Sick British man airlifted from Queen Mary 2 off Durban coast

The Queen Mary 2 had set sail for the UK from Durban on Thursday when it had to be rerouted off the Durban coast after a passenger fell ill.
The Queen Mary 2 had set sail for the UK from Durban on Thursday when it had to be rerouted off the Durban coast after a passenger fell ill.
Image: Supplied

The luxury cruise liner Queen Mary 2 sailed back towards Durban on Thursday night after a British passenger fell ill and had to be airlifted from the ship.

The ship had left the port of Durban at 7am on Thursday after six South African crew members disembarked after testing negative for Covid-19.

It had set sail for Southampton in the United Kingdom with the remaining 1,209 crew and 264 passengers.

National Sea Rescue Institute (NSRI) spokesman Craig Lambinon said teams in Port Elizabeth, East London and Durban were placed on high alert on Thursday evening after receiving a report from the Maritime Rescue Coordination Centre (MRCC) that a 58-year-old British man had to be evacuated following a "medical emergency" which was not related to Covid-19.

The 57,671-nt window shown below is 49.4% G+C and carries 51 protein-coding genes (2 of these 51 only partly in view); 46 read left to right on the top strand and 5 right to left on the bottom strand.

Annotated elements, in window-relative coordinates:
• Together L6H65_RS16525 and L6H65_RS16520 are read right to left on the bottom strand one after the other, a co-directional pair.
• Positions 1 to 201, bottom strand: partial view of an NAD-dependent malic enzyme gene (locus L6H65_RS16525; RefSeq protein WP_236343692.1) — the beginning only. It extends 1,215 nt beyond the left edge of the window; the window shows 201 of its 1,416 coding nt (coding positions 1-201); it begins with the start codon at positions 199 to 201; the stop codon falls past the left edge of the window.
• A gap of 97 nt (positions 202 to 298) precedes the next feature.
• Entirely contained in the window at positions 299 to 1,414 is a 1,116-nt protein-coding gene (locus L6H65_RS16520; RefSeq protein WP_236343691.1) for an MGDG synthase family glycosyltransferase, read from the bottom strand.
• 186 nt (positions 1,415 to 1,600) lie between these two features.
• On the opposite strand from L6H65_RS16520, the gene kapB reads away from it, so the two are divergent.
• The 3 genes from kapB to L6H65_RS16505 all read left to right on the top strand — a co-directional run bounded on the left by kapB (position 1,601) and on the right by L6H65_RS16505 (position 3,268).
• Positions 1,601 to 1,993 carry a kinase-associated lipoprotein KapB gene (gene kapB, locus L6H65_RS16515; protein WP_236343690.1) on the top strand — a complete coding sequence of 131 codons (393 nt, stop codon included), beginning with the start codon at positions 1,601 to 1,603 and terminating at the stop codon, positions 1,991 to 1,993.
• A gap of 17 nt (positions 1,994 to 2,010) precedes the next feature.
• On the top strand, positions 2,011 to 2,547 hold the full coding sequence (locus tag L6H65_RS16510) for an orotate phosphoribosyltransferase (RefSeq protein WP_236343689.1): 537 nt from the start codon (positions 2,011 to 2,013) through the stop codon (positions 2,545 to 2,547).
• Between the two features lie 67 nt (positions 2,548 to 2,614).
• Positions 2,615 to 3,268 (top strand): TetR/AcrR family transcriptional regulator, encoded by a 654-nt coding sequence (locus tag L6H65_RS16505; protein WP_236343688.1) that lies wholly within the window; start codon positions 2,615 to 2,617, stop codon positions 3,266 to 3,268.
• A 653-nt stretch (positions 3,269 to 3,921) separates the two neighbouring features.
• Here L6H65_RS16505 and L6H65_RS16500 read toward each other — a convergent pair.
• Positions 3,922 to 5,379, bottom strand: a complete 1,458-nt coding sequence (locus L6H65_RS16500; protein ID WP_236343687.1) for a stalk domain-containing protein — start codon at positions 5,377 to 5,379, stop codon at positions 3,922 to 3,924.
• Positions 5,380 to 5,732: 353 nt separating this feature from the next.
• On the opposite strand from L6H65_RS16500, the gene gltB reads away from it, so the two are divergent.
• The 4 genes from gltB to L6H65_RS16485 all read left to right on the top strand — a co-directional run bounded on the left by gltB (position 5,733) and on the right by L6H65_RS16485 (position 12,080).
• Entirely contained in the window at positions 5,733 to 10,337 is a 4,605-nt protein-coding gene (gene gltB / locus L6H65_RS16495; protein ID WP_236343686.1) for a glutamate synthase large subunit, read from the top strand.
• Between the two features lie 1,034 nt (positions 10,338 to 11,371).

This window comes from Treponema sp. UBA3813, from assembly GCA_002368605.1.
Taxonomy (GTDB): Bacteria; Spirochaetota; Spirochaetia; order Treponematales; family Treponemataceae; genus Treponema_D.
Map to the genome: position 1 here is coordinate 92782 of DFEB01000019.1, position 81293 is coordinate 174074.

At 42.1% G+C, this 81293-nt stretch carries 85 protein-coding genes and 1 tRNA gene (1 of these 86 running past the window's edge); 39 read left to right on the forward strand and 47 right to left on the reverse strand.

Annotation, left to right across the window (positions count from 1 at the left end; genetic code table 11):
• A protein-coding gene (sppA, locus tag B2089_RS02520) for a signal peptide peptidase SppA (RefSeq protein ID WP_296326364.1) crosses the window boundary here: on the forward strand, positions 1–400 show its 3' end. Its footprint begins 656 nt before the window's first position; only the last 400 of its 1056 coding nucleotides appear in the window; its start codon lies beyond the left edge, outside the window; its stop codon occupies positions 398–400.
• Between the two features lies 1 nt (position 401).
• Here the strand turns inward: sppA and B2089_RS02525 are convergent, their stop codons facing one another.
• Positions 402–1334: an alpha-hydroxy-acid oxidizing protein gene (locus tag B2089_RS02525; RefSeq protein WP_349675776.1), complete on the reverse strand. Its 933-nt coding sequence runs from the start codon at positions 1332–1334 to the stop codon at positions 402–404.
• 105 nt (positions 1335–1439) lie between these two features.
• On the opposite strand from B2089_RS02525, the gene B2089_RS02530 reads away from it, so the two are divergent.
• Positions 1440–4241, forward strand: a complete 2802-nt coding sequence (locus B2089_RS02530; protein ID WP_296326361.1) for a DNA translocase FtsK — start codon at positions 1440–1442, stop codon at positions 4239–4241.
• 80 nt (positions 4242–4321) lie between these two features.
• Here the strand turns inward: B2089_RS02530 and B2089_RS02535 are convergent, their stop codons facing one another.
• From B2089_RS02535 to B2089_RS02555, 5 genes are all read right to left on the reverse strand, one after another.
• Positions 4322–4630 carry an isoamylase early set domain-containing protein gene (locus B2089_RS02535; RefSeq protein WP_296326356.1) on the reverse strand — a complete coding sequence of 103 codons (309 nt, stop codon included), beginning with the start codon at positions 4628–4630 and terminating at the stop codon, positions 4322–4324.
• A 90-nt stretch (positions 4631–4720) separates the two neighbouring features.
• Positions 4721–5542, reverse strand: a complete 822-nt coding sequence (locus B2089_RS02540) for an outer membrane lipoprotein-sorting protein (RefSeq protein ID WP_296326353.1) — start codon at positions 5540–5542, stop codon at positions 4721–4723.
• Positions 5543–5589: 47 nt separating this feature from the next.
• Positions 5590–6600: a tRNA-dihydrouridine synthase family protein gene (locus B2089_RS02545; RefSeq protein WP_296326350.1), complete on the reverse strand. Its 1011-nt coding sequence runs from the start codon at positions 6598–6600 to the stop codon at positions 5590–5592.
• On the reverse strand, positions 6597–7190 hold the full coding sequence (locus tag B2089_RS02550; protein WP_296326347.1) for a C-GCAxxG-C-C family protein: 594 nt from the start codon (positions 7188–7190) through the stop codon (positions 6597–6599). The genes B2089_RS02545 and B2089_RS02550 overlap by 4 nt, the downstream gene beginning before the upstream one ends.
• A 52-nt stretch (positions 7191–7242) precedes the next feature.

"A Western Cape government EMS duty doctor had spoken to the ship's medical team, and it was deemed necessary for a patient evacuation to a hospital as soon as possible.

"At that stage the ship was approximately 20 nautical miles off-shore of Morgans Bay, on the Transkei coastline. After investigating options MRCC rerouted the ship to head in a direction towards Durban.

"An SA Air Force 15 Squadron Oryx helicopter, NSRI Durban rescue swimmers and a Netcare 911 ambulance services rescue paramedical team were activated to prepare for the rescue operation 216 nautical miles south-west of Durban," said Lambinon.

The rescue team departed from Durban at 7pm.

The team arrived at the ship at around 9:30pm and in challenging conditions, including 25 knot winds and two metre swells, an NSRI rescue swimmer and two paramedics were hoisted onto the ship.

"They received the patient from the ship's medical crew. The patient was secured into a basket stretcher and hoisted into the helicopter."

Lambinon said the man was in a stable condition when he was taken to a hospital in Durban.


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